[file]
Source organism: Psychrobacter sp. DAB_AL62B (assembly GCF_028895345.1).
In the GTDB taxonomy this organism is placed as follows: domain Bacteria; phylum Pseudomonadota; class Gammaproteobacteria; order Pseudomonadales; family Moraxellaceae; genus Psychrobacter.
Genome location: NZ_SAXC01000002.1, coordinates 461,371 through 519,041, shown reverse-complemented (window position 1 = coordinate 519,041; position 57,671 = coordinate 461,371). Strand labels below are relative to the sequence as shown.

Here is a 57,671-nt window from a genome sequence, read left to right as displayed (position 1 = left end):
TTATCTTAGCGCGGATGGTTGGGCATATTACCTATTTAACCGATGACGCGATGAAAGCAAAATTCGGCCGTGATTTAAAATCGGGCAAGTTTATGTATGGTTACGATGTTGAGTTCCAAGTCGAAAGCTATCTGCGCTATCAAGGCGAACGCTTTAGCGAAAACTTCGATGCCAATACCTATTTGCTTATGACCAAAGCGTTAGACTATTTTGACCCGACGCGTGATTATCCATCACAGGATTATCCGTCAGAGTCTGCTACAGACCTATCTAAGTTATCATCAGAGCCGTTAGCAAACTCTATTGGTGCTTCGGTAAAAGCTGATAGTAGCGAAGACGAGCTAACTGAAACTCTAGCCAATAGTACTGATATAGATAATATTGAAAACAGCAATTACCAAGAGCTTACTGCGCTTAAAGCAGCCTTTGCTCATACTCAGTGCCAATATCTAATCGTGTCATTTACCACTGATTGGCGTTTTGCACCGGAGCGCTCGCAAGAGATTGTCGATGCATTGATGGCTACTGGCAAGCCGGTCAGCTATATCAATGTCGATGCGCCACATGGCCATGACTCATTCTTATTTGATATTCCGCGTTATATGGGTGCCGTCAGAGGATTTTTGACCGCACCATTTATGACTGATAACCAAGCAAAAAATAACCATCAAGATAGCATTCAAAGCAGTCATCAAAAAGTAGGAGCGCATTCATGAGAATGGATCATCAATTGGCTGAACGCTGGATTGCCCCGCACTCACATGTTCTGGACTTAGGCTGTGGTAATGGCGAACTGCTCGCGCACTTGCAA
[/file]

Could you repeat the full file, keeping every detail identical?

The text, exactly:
Source organism: Psychrobacter sp. DAB_AL62B (assembly GCF_028895345.1).
In the GTDB taxonomy this organism is placed as follows: domain Bacteria; phylum Pseudomonadota; class Gammaproteobacteria; order Pseudomonadales; family Moraxellaceae; genus Psychrobacter.
Genome location: NZ_SAXC01000002.1, coordinates 461,371 through 519,041, shown reverse-complemented (window position 1 = coordinate 519,041; position 57,671 = coordinate 461,371). Strand labels below are relative to the sequence as shown.

Here is a 57,671-nt window from a genome sequence, read left to right as displayed (position 1 = left end):
TTATCTTAGCGCGGATGGTTGGGCATATTACCTATTTAACCGATGACGCGATGAAAGCAAAATTCGGCCGTGATTTAAAATCGGGCAAGTTTATGTATGGTTACGATGTTGAGTTCCAAGTCGAAAGCTATCTGCGCTATCAAGGCGAACGCTTTAGCGAAAACTTCGATGCCAATACCTATTTGCTTATGACCAAAGCGTTAGACTATTTTGACCCGACGCGTGATTATCCATCACAGGATTATCCGTCAGAGTCTGCTACAGACCTATCTAAGTTATCATCAGAGCCGTTAGCAAACTCTATTGGTGCTTCGGTAAAAGCTGATAGTAGCGAAGACGAGCTAACTGAAACTCTAGCCAATAGTACTGATATAGATAATATTGAAAACAGCAATTACCAAGAGCTTACTGCGCTTAAAGCAGCCTTTGCTCATACTCAGTGCCAATATCTAATCGTGTCATTTACCACTGATTGGCGTTTTGCACCGGAGCGCTCGCAAGAGATTGTCGATGCATTGATGGCTACTGGCAAGCCGGTCAGCTATATCAATGTCGATGCGCCACATGGCCATGACTCATTCTTATTTGATATTCCGCGTTATATGGGTGCCGTCAGAGGATTTTTGACCGCACCATTTATGACTGATAACCAAGCAAAAAATAACCATCAAGATAGCATTCAAAGCAGTCATCAAAAAGTAGGAGCGCATTCATGAGAATGGATCATCAATTGGCTGAACGCTGGATTGCCCCGCACTCACATGTTCTGGACTTAGGCTGTGGTAATGGCGAACTGCTCGCGCACTTGCAA